Tag Archives: rebecca

TCM Classic Film Festival Day 2: The Dawn of Technicolor, STEAMBOAT BILL JR., REBECCA, BOOM!

Dear readers, I’m usually so good about posting right after festival events, but after several late nights, I needed some sleep. The festival is now over, and I’m getting back into the swing of things. I apologize for the delay!

Day 2 was a jam-packed one at the TCM Classic Film Festival, the first day of the festival with a full docket of programming. I started off the day with a beautiful presentation called The Dawn of Technicolor, based on the new book by David Pierce and James Layton. Pierce and Layton were there discussing the facets of early Technicolor, and the differences between the two-strip Technicolor process and the much better-known three-strip process, as seen in movies like The Wizard of Oz. It was a fascinating discussion, touching on such concepts as lighting techniques for early Technicolor and difficulties in getting certain colors to register (blue was especially difficult), and Pierce and Layton showed the audience clips of very early Technicolor musicals that were a delight.

Since many of the early Technicolor clips that the audience saw yesterday are extremely rare, I will instead post here two clips that demonstrate the two-strip process and the three-strip process, respectively.

This is the “Tell Me, Pretty Maiden” number from The Florodora Girl. Pierce and Layton noted that, in addition to the difficulty in photographing blue tints, yellow tints were next to non-existent in the two-strip Technicolor process. The focus was on reds and greens, which came out in beautiful shades and this lends itself to the signature look of two-strip Technicolor.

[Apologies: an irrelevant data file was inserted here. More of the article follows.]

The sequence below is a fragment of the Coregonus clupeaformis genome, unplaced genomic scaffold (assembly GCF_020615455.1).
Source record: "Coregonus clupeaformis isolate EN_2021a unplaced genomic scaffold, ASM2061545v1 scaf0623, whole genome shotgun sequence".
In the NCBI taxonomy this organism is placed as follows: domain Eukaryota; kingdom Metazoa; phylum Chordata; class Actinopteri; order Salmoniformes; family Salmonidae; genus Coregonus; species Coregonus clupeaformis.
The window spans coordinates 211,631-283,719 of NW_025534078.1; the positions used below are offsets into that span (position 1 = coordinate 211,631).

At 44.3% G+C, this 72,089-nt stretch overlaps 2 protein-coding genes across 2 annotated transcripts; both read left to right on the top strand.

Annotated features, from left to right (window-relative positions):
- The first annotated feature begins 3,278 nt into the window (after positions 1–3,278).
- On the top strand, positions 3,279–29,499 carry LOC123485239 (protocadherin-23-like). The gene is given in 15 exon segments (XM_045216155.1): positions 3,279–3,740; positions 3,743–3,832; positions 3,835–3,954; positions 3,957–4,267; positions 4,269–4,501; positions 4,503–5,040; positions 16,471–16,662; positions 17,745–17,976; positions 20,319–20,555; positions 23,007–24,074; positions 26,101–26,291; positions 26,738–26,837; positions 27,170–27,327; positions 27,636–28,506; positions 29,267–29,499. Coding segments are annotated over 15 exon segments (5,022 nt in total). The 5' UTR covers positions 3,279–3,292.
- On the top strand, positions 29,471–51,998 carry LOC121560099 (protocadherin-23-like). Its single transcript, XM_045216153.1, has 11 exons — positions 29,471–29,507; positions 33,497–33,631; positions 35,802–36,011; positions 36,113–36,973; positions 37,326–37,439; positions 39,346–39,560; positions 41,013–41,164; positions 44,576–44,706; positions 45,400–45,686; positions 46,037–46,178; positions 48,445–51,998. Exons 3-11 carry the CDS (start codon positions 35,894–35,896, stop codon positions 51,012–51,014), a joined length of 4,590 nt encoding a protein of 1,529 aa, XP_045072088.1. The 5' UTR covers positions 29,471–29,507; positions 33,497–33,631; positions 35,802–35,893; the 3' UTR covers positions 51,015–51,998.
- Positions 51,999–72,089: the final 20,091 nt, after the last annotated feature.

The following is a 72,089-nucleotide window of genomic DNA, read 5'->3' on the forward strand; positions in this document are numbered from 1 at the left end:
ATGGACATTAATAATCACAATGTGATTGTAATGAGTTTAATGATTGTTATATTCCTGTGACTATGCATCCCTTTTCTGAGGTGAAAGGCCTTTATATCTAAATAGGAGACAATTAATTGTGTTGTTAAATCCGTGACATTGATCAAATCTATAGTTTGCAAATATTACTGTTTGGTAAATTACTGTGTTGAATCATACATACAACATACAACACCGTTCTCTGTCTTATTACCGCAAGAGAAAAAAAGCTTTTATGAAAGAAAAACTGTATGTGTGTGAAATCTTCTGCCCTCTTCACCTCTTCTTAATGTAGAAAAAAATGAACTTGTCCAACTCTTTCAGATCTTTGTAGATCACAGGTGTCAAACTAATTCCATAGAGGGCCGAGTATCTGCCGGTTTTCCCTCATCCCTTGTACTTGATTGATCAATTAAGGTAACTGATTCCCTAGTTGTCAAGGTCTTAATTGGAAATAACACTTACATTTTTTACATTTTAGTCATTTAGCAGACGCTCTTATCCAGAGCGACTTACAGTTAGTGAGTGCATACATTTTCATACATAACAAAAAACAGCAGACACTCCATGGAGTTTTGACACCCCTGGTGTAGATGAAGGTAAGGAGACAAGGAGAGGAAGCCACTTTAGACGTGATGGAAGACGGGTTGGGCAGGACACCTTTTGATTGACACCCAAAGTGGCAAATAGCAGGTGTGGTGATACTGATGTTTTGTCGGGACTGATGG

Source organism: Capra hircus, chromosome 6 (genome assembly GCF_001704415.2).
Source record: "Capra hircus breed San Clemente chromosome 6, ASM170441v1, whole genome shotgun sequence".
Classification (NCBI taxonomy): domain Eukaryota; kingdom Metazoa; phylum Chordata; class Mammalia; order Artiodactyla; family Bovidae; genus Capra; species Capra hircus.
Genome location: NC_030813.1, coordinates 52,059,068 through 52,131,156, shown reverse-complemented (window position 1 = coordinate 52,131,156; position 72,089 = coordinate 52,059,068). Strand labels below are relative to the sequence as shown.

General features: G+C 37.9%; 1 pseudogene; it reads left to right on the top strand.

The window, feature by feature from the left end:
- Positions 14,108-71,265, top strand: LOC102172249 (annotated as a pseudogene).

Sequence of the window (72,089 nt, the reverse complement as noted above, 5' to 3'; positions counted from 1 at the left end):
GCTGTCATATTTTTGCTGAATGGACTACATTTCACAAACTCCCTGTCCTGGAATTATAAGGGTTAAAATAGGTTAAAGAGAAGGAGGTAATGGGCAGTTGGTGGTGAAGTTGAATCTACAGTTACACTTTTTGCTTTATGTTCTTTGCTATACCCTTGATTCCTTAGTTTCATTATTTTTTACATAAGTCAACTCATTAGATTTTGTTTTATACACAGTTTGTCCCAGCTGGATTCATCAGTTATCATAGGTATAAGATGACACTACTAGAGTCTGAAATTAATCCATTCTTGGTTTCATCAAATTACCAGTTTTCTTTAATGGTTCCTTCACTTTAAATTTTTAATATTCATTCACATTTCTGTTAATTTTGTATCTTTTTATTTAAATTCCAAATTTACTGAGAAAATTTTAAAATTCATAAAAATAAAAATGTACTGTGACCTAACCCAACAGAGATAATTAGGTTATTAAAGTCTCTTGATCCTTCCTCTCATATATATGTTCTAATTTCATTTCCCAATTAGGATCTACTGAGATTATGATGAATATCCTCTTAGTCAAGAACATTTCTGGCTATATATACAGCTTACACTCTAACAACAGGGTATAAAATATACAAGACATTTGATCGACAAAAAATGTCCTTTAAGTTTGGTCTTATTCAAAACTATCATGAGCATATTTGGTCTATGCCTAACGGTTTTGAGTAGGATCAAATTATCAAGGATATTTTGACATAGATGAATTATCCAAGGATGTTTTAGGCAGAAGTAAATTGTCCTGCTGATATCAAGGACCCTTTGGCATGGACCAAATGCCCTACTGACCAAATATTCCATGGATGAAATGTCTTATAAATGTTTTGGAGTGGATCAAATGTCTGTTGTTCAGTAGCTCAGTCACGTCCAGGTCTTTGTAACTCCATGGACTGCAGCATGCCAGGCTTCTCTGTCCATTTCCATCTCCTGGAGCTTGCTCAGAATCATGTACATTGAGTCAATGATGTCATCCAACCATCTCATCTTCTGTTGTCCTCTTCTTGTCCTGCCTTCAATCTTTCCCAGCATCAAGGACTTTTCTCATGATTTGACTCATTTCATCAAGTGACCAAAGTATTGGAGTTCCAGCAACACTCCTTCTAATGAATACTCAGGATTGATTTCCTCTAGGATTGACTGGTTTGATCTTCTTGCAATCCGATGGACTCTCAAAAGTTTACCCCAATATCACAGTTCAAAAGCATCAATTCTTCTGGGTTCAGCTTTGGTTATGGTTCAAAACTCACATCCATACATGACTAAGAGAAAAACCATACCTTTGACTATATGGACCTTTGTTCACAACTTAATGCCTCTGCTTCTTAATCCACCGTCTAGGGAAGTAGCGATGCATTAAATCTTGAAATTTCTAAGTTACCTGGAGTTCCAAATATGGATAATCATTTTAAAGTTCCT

You can see the difference between two-strip and three-strip Technicolor by looking at this beautiful clip, in which all the colors of the rainbow are represented as Dorothy goes over it. By 1939, three-strip Technicolor had all but replaced two-strip as the color standard in film, though color wouldn’t become industry standard until several decades later.

A wonderful and informative presentation, that I would recommend to anyone interested in film!

Next I went to Club TCM to hear legendary film historian Jeanine Basinger speak about portrayals of history in the movies. Professor Basinger is the head of the film department at Wesleyan University, and founder of the renowned film library there, as well as one of the most respected figures in the world of film studies. She discussed the way history has been portrayed in Hollywood and what devices filmmakers use when trying to depict events for which we may not have all the information, or when trying to make history interesting and screen-worthy. One thing she talked about was what she calls the “letters of transit” device, referring to the plot of Casablanca that hinges on Victor Laszlo getting letters of transit out of Morocco when letters of transit did not exist in reality. The filmmakers used this device to add spice to the story, and it worked brilliantly. No one seems to care that letters of transit did not exist in reality, they existed in Casablanca and that seems to be enough. It was a great discussion, and hearing Professor Basinger speak is something that all students and scholars of film should be able to do.

A scene about “letters of transit” in Casablanca (1942).

Next up was the Buster Keaton classic Steamboat Bill, Jr., complete with a new score by silent composer Carl Davis, who also conducted the orchestra. It was a brilliant score and great fun to watch. Buster Keaton is typically hilarious and, naturally, gets into some real shenanigans. This is the movie with what is probably Buster Keaton’s most famous scene:

Steamboat Bill, Jr. was made in 1928, when Buster Keaton was at the peak of his career. Unfortunately, it was also right before his downfall, with contract switches and the coming of sound essentially putting a halt to what was one of the most glorious careers of the silent era. It was interesting to watch it in this context, as one of the great silent comedians was at the top of the world…only to fall off shortly thereafter.